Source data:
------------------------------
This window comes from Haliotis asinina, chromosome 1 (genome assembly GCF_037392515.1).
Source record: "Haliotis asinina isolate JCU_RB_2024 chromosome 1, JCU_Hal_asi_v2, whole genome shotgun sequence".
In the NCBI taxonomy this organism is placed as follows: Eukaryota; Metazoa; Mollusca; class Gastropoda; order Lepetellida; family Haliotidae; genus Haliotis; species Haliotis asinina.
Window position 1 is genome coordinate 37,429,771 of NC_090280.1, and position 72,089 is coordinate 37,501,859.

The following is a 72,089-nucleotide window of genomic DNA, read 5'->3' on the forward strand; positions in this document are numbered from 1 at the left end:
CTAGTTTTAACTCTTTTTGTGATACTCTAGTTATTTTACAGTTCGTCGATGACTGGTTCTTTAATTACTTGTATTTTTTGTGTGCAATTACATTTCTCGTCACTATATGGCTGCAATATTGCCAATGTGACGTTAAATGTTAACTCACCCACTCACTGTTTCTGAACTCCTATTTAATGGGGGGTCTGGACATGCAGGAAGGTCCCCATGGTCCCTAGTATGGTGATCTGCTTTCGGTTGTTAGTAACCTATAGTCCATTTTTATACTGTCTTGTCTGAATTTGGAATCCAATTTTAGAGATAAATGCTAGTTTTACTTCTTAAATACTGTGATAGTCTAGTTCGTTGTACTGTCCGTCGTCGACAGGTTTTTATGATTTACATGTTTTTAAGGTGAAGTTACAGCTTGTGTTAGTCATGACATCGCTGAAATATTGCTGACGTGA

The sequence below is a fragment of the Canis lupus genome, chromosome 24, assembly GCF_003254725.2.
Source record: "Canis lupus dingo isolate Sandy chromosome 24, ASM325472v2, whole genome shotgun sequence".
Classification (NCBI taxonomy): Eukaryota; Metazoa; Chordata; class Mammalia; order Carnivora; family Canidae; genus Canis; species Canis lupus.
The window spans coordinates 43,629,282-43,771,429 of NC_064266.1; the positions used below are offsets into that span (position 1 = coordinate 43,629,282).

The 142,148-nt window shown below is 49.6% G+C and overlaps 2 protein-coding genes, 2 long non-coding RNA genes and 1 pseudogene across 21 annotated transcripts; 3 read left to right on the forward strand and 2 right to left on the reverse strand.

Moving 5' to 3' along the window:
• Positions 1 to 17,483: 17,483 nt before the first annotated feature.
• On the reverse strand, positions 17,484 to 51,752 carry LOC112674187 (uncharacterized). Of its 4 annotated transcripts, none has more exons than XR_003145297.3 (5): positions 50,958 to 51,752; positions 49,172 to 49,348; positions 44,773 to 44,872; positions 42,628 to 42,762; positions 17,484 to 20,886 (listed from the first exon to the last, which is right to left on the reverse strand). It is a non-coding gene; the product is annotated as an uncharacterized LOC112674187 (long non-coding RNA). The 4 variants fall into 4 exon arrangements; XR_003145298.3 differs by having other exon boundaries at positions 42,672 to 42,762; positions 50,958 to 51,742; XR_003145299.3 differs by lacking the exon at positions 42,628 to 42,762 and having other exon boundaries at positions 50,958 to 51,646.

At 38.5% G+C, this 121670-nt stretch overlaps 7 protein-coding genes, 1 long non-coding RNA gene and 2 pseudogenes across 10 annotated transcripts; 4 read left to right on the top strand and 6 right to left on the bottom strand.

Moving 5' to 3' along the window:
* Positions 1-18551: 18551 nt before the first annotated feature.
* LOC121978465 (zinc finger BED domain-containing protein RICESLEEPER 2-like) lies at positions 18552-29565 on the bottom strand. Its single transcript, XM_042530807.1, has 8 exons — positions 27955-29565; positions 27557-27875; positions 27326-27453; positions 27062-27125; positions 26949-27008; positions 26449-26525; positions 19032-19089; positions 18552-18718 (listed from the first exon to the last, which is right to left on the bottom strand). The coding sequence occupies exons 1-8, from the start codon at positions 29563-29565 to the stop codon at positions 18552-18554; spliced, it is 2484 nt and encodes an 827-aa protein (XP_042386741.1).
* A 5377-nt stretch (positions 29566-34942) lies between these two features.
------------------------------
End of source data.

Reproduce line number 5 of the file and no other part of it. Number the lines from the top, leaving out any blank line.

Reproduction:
The following is a 72,089-nucleotide window of genomic DNA, read 5'->3' on the forward strand; positions in this document are numbered from 1 at the left end: